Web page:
Western Economic Diversification Canada
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Introduction

Acknowledgement

Western Economic Diversification Canada (WD) would like to thank all of the key informants and survey participants who generously gave of their time and knowledge to take part in the Evaluation of the Women’s Enterprise Initiative (WEI). Without their participation and their insights, this report would not have been possible. The evaluators acknowledge the work done by Ference Weicker & Company Ltd. (the consultants) in collecting key informant and survey data.

Background

Although women entrepreneurs have played an increasingly important role in Canada’s economy over the past three decades, they continue to encounter significant financial and service barriers when growing their businesses. In response to identified gaps faced by female entrepreneurs, WD established the WEI in 1995 to support the development and growth of female-led businesses and, ultimately, economic equality between men and women.

The initiative established not-for-profit WEI organizations in each of the four western provinces. Each organization is led by its own board of directors. The organizations are incorporated and receive annual non-repayable contributions from WD to offset general operating costs and engage in two broad categories of activities:

1) Services: Deliver business, advisory, training and information services to women who are interested in starting or expanding a business. The businesses must be owned and controlled by women; and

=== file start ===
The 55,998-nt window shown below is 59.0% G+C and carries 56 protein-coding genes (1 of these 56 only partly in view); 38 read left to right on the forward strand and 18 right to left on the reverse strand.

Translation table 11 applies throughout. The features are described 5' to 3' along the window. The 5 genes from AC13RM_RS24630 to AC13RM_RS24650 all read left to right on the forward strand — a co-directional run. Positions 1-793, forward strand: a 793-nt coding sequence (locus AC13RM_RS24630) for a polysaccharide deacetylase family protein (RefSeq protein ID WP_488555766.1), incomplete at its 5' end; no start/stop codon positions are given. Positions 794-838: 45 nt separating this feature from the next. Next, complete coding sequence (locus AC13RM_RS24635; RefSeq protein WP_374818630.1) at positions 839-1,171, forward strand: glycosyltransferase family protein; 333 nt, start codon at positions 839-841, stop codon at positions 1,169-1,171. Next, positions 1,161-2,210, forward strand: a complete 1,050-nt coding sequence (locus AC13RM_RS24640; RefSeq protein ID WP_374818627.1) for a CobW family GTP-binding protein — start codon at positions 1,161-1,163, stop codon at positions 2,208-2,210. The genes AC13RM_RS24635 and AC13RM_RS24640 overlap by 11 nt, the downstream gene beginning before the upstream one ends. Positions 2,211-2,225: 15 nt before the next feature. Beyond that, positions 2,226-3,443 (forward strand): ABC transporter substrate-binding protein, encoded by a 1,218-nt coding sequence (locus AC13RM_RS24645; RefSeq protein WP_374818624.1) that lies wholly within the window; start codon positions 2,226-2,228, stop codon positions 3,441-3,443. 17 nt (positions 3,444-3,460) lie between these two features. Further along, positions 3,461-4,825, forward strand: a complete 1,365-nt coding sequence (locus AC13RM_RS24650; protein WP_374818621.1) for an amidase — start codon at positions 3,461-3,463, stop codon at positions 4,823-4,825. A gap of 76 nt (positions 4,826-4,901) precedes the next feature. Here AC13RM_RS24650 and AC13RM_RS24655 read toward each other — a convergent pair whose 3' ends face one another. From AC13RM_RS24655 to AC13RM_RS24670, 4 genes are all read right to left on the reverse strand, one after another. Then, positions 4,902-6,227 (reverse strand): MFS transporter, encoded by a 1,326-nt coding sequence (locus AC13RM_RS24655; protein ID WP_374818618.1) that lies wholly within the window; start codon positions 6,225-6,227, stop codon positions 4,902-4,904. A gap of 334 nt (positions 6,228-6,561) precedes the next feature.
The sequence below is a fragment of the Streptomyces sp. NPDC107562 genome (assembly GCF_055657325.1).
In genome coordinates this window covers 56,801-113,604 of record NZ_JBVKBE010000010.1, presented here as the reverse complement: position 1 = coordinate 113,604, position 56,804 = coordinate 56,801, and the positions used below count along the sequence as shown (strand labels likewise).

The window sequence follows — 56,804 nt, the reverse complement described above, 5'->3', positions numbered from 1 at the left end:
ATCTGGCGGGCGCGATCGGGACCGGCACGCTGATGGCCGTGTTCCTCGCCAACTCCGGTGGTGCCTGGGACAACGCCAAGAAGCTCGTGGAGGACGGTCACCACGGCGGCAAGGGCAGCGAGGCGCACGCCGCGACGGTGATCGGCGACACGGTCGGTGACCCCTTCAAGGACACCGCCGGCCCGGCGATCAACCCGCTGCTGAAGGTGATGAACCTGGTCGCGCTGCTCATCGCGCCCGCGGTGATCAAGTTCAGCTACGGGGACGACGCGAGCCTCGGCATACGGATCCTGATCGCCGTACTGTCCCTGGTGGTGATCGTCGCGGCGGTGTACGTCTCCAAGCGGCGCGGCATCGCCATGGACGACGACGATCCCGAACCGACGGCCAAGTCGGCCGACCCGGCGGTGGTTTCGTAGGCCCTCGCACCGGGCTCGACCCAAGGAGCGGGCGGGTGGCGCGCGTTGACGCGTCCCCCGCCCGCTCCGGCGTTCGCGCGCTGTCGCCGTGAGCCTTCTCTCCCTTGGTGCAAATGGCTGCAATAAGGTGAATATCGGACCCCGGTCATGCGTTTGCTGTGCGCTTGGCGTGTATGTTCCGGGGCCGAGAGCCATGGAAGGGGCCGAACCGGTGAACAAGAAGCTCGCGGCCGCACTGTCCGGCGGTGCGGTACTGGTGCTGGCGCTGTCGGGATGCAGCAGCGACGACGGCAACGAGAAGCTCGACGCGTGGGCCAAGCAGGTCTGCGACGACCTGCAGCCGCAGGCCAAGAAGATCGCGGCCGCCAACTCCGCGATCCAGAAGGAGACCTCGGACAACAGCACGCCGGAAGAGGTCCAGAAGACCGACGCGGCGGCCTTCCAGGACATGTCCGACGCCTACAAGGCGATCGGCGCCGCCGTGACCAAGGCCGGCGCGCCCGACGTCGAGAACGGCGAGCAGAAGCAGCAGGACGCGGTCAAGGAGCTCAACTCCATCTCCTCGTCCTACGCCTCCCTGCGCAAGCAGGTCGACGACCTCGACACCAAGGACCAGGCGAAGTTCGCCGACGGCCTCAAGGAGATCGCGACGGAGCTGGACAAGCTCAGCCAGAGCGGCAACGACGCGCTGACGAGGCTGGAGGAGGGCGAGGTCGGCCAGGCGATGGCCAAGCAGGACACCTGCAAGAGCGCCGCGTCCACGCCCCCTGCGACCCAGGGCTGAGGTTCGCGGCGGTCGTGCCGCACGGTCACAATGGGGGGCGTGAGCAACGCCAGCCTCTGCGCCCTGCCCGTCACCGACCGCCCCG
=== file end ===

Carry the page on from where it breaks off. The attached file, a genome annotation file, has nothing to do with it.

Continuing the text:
2) Loans: Provide loans of up to $150,000 to women starting, or already leading, their own businesses. Loans are approved by the board of directors of the organizations or their delegates.

The organizations are members of, and partner with other members of, the department’s Western Canada Business Service Network. Through partnerships with Network members as well as other associations, each organization offers resources tailored to the particular needs of women in its region. Offices are located in Kelowna, Calgary, Edmonton, Saskatoon, Regina and Winnipeg.

The most recent five-year funding agreement expired March 31, 2010, and the funding agreements have been renewed on an annual basis since then. The department’s A-base funding supports WEI organizations. Approved operating funding per organization, from program inception to March 31, 2013, is summarized below.

 Year  Annual Operating Funding
per Organization
Total Operating Fund,
All Organizations, 1995–2013
1995–00 $850,000 $17,000,000
2000–05 $875,000 $17,500,000
2005–10 $975,000 $19,500,000
2010–11 $975,000 $3,900,000
2011–12 $975,000 $3,900,000
2012–13 $975,000 $3,900,000
Total $16,425,000 $65,700,000

Between the program’s inception and March 31, 2012, WD has supplied WEI organizations with over $17.4 million in loan funds to provide conditionally repayable loans to female entrepreneurs. Loan funds per organization are outlined below.

Province Loan Fund Provided to organization
(1995-2012)
British Columbia $4,209,140
Alberta $5,000,000
Saskatchewan $5,000,000
Manitoba $3,278,756
Total $17,487,896

The value of the loan funds had grown to over $20.1 million by March 31, 2012.